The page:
Mathematical Modelling of Dynamic Behavior of Droplets of Saliva as a Vehicles for Respiratory Pathogens Transmission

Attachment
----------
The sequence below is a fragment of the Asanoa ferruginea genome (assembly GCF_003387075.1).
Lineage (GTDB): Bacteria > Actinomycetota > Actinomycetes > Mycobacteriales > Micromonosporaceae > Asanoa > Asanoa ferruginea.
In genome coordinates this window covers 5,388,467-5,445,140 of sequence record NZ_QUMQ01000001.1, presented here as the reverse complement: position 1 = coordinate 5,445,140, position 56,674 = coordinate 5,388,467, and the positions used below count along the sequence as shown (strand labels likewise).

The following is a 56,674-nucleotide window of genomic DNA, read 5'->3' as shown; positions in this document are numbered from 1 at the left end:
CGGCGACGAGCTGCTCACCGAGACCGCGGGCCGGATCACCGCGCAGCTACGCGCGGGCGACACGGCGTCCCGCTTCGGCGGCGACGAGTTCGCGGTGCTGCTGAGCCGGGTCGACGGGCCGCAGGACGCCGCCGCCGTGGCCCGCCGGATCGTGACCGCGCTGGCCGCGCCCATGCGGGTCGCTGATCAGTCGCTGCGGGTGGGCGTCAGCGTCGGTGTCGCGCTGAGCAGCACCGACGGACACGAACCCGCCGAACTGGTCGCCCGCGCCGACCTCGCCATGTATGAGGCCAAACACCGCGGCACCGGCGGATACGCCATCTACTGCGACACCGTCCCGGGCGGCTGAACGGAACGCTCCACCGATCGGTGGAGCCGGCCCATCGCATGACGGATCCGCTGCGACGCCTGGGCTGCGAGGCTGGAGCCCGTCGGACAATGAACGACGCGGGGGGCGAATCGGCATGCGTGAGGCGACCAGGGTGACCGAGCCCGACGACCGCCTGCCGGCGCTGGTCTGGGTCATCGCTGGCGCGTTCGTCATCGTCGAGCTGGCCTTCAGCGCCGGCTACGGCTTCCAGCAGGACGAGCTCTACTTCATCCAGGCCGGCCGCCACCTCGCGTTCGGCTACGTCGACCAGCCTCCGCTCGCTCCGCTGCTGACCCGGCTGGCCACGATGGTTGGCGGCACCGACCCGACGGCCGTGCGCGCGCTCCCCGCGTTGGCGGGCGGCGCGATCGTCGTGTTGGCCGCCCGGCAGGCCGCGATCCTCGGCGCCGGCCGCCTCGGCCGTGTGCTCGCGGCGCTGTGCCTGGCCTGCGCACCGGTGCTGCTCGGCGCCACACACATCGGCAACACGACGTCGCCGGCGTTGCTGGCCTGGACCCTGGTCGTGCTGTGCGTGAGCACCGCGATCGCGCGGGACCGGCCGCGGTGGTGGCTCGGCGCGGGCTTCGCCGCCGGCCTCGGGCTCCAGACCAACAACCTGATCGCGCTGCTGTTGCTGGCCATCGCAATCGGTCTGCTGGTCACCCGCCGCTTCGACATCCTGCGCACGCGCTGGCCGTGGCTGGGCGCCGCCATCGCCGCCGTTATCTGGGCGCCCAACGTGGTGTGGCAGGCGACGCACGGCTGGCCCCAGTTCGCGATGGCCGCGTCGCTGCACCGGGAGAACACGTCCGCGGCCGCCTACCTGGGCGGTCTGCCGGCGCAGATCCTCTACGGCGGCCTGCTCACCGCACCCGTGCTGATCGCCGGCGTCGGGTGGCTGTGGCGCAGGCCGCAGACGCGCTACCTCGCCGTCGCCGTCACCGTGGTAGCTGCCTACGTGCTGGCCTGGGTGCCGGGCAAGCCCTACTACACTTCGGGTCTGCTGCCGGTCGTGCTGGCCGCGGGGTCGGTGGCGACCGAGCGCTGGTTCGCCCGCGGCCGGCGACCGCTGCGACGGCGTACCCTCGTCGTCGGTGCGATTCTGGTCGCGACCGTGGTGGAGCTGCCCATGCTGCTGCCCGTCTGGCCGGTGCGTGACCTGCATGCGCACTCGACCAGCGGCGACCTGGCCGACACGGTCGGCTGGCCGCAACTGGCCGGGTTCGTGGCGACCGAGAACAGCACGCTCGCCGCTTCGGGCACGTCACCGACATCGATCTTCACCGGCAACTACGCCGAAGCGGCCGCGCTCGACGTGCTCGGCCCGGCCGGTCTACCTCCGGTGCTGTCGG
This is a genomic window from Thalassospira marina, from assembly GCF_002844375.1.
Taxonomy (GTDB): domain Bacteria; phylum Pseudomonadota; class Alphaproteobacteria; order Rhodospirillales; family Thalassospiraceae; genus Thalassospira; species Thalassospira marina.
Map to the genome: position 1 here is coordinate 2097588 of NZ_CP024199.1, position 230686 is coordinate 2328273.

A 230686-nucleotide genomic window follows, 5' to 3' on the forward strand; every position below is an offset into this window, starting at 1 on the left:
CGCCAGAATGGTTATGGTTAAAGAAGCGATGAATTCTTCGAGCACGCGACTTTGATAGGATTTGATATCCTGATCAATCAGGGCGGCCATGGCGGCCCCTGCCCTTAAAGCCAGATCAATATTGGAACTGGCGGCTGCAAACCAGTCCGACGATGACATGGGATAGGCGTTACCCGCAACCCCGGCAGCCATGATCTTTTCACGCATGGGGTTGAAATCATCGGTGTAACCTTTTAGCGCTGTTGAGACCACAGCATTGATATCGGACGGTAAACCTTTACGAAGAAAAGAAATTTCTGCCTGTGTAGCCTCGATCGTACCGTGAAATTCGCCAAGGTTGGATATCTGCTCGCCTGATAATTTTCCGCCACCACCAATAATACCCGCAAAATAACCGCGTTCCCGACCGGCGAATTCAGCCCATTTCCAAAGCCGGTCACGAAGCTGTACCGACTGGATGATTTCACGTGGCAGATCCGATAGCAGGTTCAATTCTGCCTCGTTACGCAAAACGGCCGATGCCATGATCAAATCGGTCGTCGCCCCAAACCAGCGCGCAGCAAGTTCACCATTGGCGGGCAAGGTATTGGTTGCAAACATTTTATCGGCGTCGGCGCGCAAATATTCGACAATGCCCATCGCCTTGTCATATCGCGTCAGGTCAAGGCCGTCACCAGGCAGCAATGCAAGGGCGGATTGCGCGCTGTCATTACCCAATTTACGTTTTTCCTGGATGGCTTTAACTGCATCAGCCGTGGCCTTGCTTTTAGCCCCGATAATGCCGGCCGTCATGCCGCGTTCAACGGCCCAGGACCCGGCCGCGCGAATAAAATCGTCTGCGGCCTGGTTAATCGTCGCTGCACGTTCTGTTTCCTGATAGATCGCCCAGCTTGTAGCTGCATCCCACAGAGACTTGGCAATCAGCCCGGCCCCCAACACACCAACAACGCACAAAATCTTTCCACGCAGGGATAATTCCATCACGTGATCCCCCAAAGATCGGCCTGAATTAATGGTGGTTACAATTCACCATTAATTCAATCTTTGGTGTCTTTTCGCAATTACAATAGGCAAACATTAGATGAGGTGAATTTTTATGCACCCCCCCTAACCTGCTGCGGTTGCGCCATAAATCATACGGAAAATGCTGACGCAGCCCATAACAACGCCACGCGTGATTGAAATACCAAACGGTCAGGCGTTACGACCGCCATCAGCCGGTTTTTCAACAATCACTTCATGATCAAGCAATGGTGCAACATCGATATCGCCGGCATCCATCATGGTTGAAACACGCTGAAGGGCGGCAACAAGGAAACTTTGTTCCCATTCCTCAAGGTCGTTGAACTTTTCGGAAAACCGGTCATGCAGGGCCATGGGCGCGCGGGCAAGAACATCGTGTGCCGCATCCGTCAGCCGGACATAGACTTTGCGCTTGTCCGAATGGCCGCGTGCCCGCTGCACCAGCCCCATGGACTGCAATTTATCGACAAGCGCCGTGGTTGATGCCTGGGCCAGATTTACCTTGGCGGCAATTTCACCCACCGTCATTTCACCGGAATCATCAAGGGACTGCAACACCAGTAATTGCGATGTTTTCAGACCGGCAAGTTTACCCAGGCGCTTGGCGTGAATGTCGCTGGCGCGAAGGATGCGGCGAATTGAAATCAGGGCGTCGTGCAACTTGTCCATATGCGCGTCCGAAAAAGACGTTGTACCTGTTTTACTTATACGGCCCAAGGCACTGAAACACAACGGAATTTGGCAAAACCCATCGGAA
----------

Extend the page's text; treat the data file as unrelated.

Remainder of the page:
AbstractThis study performs an analytical description of the dynamic behavior of the droplets and the effect of the environmental air temperature on their drop time and horizontal velocity to highlight some aspects that improve the fight against the spread of the respiratory pathogens, such as the COVID-19, between humans. According to this study, when the droplet exits the human body, its horizontal velocity reduces drastically. The smaller the size of the droplets, the higher is the rate of this decay. The droplets achieve its largest horizontal range instantaneously. Thus, the horizontal displacement for droplets with less than 100 µm in diameter does not exceed 380 mm. However, droplets with larger than 300 µm in diameter have a horizontal range that can reach distances greater than 1600 mm, without significant reduction of their heights to the ground. This can invalid the current rule of social distance (least 1.5 m — 2 m between people). Because of this, if a person is within the horizontal displacement range of a droplet he will be hit in the face which can increase the contagion. The droplets with less than 1 µm in diameter remain airborne for at least 15 hours, which can further increase of contagion by inhalation. The temperature of the environment has a negative influence on droplets drop time. Faced with this, the people in warmer countries can inhale more virus of suspension than those in colder countries. Finally, the higher the environmental air temperature, the lower the horizontal range achieved by the droplets.
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